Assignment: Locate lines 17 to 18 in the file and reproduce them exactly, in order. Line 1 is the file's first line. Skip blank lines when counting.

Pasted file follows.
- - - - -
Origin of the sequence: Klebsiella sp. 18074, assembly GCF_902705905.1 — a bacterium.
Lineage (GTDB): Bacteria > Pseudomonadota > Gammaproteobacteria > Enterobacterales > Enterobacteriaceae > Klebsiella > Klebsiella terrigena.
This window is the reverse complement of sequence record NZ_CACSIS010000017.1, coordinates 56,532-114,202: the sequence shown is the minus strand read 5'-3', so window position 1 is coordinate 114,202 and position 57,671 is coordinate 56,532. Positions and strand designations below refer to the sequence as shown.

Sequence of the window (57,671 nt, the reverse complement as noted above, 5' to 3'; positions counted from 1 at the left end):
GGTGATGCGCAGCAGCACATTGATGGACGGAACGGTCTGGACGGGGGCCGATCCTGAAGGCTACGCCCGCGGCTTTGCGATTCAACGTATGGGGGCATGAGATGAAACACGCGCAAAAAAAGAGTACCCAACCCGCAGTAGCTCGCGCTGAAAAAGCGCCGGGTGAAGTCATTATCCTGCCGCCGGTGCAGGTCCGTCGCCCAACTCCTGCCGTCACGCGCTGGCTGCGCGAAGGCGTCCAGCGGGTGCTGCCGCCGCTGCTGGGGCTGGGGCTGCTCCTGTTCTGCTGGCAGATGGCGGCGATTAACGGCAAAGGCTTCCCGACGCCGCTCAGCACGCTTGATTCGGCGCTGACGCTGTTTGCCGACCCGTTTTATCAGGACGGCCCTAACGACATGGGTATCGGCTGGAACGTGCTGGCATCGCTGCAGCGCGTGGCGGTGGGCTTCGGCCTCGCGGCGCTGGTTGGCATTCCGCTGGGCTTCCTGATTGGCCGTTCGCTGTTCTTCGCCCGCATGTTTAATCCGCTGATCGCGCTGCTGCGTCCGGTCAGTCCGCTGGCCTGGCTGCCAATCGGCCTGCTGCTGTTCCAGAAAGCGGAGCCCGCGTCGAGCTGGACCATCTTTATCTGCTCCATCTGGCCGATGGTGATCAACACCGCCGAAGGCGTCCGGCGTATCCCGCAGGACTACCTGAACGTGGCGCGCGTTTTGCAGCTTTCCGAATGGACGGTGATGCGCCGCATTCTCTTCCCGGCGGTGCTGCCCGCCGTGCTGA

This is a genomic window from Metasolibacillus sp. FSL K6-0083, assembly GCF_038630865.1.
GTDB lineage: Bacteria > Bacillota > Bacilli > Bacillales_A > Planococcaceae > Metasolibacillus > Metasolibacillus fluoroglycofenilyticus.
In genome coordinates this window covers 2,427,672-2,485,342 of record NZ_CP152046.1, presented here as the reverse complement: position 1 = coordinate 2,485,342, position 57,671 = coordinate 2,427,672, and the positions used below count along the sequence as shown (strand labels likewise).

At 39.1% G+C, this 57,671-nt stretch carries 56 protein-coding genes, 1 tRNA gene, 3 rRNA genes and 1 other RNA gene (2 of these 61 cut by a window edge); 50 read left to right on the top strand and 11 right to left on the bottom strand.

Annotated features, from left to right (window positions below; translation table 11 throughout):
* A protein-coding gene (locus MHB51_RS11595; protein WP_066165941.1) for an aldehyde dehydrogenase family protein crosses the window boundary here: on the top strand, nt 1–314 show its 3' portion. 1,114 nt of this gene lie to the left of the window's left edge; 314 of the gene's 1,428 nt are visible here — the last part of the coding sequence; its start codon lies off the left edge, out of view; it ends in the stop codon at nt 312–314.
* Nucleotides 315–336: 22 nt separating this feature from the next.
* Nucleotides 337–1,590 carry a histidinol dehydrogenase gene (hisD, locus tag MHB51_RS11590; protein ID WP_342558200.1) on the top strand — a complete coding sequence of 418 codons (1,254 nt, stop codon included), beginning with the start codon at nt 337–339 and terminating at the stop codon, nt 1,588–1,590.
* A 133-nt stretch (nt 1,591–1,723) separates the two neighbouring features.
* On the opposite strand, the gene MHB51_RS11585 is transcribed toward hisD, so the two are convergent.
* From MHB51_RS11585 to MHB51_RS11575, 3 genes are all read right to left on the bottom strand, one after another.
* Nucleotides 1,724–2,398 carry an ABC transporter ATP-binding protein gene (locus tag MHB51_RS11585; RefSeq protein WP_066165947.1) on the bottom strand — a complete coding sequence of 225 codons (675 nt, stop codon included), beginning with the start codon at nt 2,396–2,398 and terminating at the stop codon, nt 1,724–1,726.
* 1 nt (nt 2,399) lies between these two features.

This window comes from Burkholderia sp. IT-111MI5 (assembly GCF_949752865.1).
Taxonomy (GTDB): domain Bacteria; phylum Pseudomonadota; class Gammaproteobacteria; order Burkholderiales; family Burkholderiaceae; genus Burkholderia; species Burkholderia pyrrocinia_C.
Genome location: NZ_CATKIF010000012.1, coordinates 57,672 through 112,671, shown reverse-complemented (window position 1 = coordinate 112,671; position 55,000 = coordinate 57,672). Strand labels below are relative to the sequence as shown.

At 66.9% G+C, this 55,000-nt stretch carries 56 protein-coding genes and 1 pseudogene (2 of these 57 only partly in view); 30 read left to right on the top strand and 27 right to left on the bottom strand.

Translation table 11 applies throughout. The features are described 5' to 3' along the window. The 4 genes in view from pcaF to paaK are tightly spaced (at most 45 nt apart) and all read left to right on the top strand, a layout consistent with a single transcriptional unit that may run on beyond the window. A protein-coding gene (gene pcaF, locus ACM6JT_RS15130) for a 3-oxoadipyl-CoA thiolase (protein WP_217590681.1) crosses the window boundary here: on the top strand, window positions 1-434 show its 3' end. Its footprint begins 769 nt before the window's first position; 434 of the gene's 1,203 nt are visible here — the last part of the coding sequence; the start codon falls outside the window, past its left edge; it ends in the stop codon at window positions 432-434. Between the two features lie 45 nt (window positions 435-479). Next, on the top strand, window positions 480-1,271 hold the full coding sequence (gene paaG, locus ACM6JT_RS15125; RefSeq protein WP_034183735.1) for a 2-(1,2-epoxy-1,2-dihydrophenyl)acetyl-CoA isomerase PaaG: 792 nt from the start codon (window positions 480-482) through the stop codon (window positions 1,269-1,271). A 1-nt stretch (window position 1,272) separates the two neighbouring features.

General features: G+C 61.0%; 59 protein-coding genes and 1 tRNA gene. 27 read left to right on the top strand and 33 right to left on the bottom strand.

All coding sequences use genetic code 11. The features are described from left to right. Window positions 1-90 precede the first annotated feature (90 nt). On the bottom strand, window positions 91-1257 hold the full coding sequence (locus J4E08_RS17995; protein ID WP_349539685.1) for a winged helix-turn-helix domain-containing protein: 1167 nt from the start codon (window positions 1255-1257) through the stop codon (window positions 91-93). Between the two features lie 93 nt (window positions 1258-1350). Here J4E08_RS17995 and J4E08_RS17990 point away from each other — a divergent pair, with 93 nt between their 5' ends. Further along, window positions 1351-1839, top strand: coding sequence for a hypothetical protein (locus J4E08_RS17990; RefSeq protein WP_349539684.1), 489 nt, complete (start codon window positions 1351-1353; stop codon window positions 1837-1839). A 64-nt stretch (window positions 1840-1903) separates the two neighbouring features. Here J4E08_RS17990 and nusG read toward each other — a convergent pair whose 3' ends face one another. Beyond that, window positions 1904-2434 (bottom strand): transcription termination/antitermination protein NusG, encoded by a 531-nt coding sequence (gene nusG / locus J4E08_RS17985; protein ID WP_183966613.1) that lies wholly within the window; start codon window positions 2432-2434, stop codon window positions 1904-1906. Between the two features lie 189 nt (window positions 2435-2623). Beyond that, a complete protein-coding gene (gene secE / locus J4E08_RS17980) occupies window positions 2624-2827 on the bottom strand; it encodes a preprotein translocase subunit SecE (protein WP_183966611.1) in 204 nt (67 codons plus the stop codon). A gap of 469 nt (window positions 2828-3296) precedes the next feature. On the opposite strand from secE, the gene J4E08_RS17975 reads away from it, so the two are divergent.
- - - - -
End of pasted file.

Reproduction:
* Nucleotides 1,724–2,398 carry an ABC transporter ATP-binding protein gene (locus tag MHB51_RS11585; RefSeq protein WP_066165947.1) on the bottom strand — a complete coding sequence of 225 codons (675 nt, stop codon included), beginning with the start codon at nt 2,396–2,398 and terminating at the stop codon, nt 1,724–1,726.
* 1 nt (nt 2,399) lies between these two features.